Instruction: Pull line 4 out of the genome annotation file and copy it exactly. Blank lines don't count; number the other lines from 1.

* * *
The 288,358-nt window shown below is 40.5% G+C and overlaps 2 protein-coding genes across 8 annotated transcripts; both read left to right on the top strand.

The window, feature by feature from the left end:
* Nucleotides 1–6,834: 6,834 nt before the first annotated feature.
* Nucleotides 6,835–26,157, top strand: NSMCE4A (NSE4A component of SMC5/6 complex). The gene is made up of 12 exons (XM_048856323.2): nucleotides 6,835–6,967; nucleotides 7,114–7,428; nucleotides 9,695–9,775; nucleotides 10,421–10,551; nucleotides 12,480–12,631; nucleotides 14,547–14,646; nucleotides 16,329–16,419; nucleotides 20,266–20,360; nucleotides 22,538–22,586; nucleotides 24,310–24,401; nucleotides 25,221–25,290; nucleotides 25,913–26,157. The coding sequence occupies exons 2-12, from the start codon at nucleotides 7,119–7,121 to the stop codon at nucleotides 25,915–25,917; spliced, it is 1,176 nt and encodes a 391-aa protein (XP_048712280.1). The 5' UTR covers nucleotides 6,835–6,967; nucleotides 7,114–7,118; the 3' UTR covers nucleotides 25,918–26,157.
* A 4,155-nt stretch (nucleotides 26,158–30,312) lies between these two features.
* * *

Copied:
* Nucleotides 6,835–26,157, top strand: NSMCE4A (NSE4A component of SMC5/6 complex). The gene is made up of 12 exons (XM_048856323.2): nucleotides 6,835–6,967; nucleotides 7,114–7,428; nucleotides 9,695–9,775; nucleotides 10,421–10,551; nucleotides 12,480–12,631; nucleotides 14,547–14,646; nucleotides 16,329–16,419; nucleotides 20,266–20,360; nucleotides 22,538–22,586; nucleotides 24,310–24,401; nucleotides 25,221–25,290; nucleotides 25,913–26,157. The coding sequence occupies exons 2-12, from the start codon at nucleotides 7,119–7,121 to the stop codon at nucleotides 25,915–25,917; spliced, it is 1,176 nt and encodes a 391-aa protein (XP_048712280.1). The 5' UTR covers nucleotides 6,835–6,967; nucleotides 7,114–7,118; the 3' UTR covers nucleotides 25,918–26,157.